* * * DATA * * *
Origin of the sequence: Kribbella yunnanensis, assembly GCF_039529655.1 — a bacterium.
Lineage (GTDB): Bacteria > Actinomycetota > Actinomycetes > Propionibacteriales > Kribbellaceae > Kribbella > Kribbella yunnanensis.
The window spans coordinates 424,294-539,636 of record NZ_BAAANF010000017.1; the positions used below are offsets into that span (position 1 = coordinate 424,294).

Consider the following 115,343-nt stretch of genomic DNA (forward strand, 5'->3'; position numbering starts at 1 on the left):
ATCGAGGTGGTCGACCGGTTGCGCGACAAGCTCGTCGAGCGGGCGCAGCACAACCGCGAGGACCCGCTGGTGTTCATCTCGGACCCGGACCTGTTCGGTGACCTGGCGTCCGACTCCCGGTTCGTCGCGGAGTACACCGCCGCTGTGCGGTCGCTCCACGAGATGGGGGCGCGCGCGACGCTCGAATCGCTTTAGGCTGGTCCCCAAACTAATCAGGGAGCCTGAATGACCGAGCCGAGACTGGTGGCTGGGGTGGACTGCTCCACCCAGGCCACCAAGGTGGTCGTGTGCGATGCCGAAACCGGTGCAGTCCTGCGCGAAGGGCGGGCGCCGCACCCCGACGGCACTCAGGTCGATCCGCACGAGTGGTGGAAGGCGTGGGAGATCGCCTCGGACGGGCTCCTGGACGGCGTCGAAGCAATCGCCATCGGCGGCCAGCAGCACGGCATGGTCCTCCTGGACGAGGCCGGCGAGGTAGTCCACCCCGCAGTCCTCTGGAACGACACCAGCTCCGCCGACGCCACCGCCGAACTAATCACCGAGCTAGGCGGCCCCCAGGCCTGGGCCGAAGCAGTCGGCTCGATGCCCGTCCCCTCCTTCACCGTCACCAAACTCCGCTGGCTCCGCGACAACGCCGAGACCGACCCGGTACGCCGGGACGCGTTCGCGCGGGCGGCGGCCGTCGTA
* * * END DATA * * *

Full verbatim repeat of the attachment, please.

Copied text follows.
Origin of the sequence: Kribbella yunnanensis, assembly GCF_039529655.1 — a bacterium.
Lineage (GTDB): Bacteria > Actinomycetota > Actinomycetes > Propionibacteriales > Kribbellaceae > Kribbella > Kribbella yunnanensis.
The window spans coordinates 424,294-539,636 of record NZ_BAAANF010000017.1; the positions used below are offsets into that span (position 1 = coordinate 424,294).

Consider the following 115,343-nt stretch of genomic DNA (forward strand, 5'->3'; position numbering starts at 1 on the left):
ATCGAGGTGGTCGACCGGTTGCGCGACAAGCTCGTCGAGCGGGCGCAGCACAACCGCGAGGACCCGCTGGTGTTCATCTCGGACCCGGACCTGTTCGGTGACCTGGCGTCCGACTCCCGGTTCGTCGCGGAGTACACCGCCGCTGTGCGGTCGCTCCACGAGATGGGGGCGCGCGCGACGCTCGAATCGCTTTAGGCTGGTCCCCAAACTAATCAGGGAGCCTGAATGACCGAGCCGAGACTGGTGGCTGGGGTGGACTGCTCCACCCAGGCCACCAAGGTGGTCGTGTGCGATGCCGAAACCGGTGCAGTCCTGCGCGAAGGGCGGGCGCCGCACCCCGACGGCACTCAGGTCGATCCGCACGAGTGGTGGAAGGCGTGGGAGATCGCCTCGGACGGGCTCCTGGACGGCGTCGAAGCAATCGCCATCGGCGGCCAGCAGCACGGCATGGTCCTCCTGGACGAGGCCGGCGAGGTAGTCCACCCCGCAGTCCTCTGGAACGACACCAGCTCCGCCGACGCCACCGCCGAACTAATCACCGAGCTAGGCGGCCCCCAGGCCTGGGCCGAAGCAGTCGGCTCGATGCCCGTCCCCTCCTTCACCGTCACCAAACTCCGCTGGCTCCGCGACAACGCCGAGACCGACCCGGTACGCCGGGACGCGTTCGCGCGGGCGGCGGCCGTCGTA